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Frank Hann National Park

Located in the amazing Great Western Woodlands, the Frank Hann National Park offers a spectacular range of flora.

Details

  • Park Entry Fees:No

Description

Frank Hann National Park was declared to protect sand plain habitat and heath flora. The park was named after surveyor and explorer Frank Hann, who traversed the area in 1901.

There are no facilities or developed visitor sites in this park, but people can still enjoy the drive through it along the Lake King-Norseman Road. Spring and early summer (September-January) is the best time for a visit however, flowers bloom all year round.

On the deeper sandy soil, mallees are the dominant plants, forming an open upper canopy, over several layers of shrubs, and annuals such as everlastings during good seasons. Snap and rattle (Eucalyptus gracilis), tall sand mallee (Eucalyptus eremophila), capped mallee (Eucalyptus pileata), Fremantle mallee (Eucalyptus foecunda) and the mallee form of red morrell (Eucalyptus longicornis) are common.

Four different banksia species can be recognised in shrubby areas. Swordfish banksia (Banksia elderiana) is a large, scruffy shrub whose golden flowers, produced in summer, hang downwards from the branches. Another golden-flowered banksia is cannonball banksia (Banksialemanniana). It is a sparser, upright bush, with solid, spherical fruits. Southern plains banksia (Banksia media) forms a large, rounded shrub with prominent yellow flower-spikes in autumn through to winter. Violet banksia (Banksia violacea) is much smaller, with needle-shaped leaves and small violet flowers in early summer.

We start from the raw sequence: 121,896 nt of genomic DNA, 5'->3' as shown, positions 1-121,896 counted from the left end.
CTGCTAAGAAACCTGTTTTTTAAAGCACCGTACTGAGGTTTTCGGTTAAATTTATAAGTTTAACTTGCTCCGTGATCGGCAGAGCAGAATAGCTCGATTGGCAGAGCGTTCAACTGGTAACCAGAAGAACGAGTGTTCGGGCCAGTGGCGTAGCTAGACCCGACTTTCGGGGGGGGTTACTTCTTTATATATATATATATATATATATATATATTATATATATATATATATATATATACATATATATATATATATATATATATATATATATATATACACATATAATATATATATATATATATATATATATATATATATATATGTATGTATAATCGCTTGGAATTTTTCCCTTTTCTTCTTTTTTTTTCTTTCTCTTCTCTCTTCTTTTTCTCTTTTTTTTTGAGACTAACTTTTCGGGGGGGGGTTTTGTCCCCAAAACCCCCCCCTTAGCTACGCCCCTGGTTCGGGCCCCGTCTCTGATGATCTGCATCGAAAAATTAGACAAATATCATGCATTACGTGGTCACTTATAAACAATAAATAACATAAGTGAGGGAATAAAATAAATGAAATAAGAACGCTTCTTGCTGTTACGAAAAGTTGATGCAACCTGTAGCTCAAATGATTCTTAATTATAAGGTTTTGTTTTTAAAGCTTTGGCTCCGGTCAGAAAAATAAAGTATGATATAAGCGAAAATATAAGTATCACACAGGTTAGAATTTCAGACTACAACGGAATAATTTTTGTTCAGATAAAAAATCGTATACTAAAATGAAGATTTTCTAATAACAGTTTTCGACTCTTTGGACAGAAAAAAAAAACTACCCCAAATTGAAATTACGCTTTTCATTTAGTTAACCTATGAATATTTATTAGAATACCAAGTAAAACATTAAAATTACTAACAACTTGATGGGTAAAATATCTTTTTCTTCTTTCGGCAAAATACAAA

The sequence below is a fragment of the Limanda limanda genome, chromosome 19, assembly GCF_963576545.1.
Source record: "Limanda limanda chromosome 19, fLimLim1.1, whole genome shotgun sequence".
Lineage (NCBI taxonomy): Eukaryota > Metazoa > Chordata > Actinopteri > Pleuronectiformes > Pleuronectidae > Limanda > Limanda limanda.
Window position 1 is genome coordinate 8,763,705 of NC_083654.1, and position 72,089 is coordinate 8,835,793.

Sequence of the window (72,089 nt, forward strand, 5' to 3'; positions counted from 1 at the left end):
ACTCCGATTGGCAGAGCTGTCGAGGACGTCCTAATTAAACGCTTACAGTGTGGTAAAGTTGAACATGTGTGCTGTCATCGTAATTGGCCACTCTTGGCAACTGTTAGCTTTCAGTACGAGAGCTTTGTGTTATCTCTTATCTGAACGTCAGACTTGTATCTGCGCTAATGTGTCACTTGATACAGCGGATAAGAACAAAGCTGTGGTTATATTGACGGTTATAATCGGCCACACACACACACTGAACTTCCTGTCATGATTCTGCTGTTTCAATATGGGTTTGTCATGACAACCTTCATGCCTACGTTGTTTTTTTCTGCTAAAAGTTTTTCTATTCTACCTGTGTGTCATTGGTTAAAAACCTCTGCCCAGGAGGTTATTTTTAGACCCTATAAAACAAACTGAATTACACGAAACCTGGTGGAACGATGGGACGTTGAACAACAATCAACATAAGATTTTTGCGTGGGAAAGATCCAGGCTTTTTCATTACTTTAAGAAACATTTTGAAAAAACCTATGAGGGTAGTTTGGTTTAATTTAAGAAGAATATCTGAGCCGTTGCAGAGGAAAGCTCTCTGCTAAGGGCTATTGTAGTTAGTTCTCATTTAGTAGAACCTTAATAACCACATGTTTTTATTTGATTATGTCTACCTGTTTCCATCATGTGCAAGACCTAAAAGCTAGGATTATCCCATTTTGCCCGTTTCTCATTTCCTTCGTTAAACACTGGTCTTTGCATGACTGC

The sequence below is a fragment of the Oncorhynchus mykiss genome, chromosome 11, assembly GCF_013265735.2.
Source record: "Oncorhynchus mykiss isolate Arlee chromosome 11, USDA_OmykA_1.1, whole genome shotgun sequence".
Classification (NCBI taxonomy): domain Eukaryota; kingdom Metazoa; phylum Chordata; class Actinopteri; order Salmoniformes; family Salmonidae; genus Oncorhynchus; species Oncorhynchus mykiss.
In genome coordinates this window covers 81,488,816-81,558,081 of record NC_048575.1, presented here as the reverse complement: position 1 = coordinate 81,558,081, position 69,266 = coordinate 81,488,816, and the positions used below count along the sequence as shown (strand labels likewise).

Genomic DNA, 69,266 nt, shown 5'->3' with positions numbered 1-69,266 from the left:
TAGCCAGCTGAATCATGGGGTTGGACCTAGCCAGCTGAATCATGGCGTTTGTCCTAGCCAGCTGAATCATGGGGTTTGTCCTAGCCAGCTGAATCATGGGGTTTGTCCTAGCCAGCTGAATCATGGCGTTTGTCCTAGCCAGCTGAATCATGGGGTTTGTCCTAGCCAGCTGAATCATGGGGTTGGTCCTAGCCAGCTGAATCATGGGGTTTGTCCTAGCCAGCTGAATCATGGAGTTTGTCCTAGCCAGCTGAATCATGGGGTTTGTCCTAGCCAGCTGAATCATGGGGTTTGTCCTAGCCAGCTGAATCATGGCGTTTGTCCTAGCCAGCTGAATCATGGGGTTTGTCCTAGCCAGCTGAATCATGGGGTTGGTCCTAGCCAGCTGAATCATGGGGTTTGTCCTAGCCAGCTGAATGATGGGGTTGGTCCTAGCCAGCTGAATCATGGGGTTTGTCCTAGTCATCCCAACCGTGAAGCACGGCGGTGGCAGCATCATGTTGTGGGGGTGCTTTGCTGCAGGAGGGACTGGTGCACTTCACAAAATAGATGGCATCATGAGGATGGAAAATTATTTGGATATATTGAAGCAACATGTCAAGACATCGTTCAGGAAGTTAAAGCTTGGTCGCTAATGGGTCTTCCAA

Wattles, sheoaks and melaleucas, such as broom bush (Melaleuca uncinata), tend to be the dominant plants in areas of thicket, with diverse but sparse layers of shorter shrubs beneath them. The ground layer often includes everlastings and orchids.

Featherflowers are a colourful part of the heathland vegetation. A yellow featherflower (Verticordia chrysantha), the painted featherflower (Verticordia picta) which is pink, the rapier featherflower (Verticordia mitchelliana) which is red, and the extraordinary bush cauliflower (Verticordia eriocephala) - with small crowded white flower heads, looks like a cauliflower from a distance - are among those found in the park.

This information was provided by the Department of Biodiversity, Conservation and Attractions: dpaw.wa.gov.au

Location